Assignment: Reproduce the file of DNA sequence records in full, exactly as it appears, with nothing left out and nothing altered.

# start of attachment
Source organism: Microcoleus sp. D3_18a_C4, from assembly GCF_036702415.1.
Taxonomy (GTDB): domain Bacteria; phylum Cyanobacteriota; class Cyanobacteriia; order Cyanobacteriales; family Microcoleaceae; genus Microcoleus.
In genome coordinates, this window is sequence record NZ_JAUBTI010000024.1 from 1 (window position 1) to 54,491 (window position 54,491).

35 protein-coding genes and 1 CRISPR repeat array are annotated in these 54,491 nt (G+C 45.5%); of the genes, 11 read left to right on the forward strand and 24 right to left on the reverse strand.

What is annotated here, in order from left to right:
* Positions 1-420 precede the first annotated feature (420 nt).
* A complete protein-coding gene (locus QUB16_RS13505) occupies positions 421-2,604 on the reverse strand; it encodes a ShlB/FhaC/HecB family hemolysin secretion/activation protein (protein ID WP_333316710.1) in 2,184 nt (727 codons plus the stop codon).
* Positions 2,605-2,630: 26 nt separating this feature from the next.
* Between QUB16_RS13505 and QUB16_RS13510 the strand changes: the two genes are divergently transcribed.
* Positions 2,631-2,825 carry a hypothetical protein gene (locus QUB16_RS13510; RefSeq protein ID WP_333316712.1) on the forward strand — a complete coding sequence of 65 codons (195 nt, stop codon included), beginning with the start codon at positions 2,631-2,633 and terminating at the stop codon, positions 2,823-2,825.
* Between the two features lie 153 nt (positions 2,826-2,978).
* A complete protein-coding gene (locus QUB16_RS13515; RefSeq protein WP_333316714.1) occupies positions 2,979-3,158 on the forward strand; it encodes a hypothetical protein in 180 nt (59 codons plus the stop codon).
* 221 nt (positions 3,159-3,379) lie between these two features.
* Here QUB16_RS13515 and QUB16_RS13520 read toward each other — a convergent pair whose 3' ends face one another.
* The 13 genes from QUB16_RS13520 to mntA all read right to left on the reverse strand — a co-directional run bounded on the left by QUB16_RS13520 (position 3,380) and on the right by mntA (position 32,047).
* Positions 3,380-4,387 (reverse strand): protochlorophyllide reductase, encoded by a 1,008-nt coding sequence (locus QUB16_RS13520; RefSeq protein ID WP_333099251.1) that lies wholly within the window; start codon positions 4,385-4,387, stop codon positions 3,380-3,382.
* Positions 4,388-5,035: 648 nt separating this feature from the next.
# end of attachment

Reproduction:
Source organism: Microcoleus sp. D3_18a_C4, from assembly GCF_036702415.1.
Taxonomy (GTDB): domain Bacteria; phylum Cyanobacteriota; class Cyanobacteriia; order Cyanobacteriales; family Microcoleaceae; genus Microcoleus.
In genome coordinates, this window is sequence record NZ_JAUBTI010000024.1 from 1 (window position 1) to 54,491 (window position 54,491).

35 protein-coding genes and 1 CRISPR repeat array are annotated in these 54,491 nt (G+C 45.5%); of the genes, 11 read left to right on the forward strand and 24 right to left on the reverse strand.

What is annotated here, in order from left to right:
* Positions 1-420 precede the first annotated feature (420 nt).
* A complete protein-coding gene (locus QUB16_RS13505) occupies positions 421-2,604 on the reverse strand; it encodes a ShlB/FhaC/HecB family hemolysin secretion/activation protein (protein ID WP_333316710.1) in 2,184 nt (727 codons plus the stop codon).
* Positions 2,605-2,630: 26 nt separating this feature from the next.
* Between QUB16_RS13505 and QUB16_RS13510 the strand changes: the two genes are divergently transcribed.
* Positions 2,631-2,825 carry a hypothetical protein gene (locus QUB16_RS13510; RefSeq protein ID WP_333316712.1) on the forward strand — a complete coding sequence of 65 codons (195 nt, stop codon included), beginning with the start codon at positions 2,631-2,633 and terminating at the stop codon, positions 2,823-2,825.
* Between the two features lie 153 nt (positions 2,826-2,978).
* A complete protein-coding gene (locus QUB16_RS13515; RefSeq protein WP_333316714.1) occupies positions 2,979-3,158 on the forward strand; it encodes a hypothetical protein in 180 nt (59 codons plus the stop codon).
* 221 nt (positions 3,159-3,379) lie between these two features.
* Here QUB16_RS13515 and QUB16_RS13520 read toward each other — a convergent pair whose 3' ends face one another.
* The 13 genes from QUB16_RS13520 to mntA all read right to left on the reverse strand — a co-directional run bounded on the left by QUB16_RS13520 (position 3,380) and on the right by mntA (position 32,047).
* Positions 3,380-4,387 (reverse strand): protochlorophyllide reductase, encoded by a 1,008-nt coding sequence (locus QUB16_RS13520; RefSeq protein ID WP_333099251.1) that lies wholly within the window; start codon positions 4,385-4,387, stop codon positions 3,380-3,382.
* Positions 4,388-5,035: 648 nt separating this feature from the next.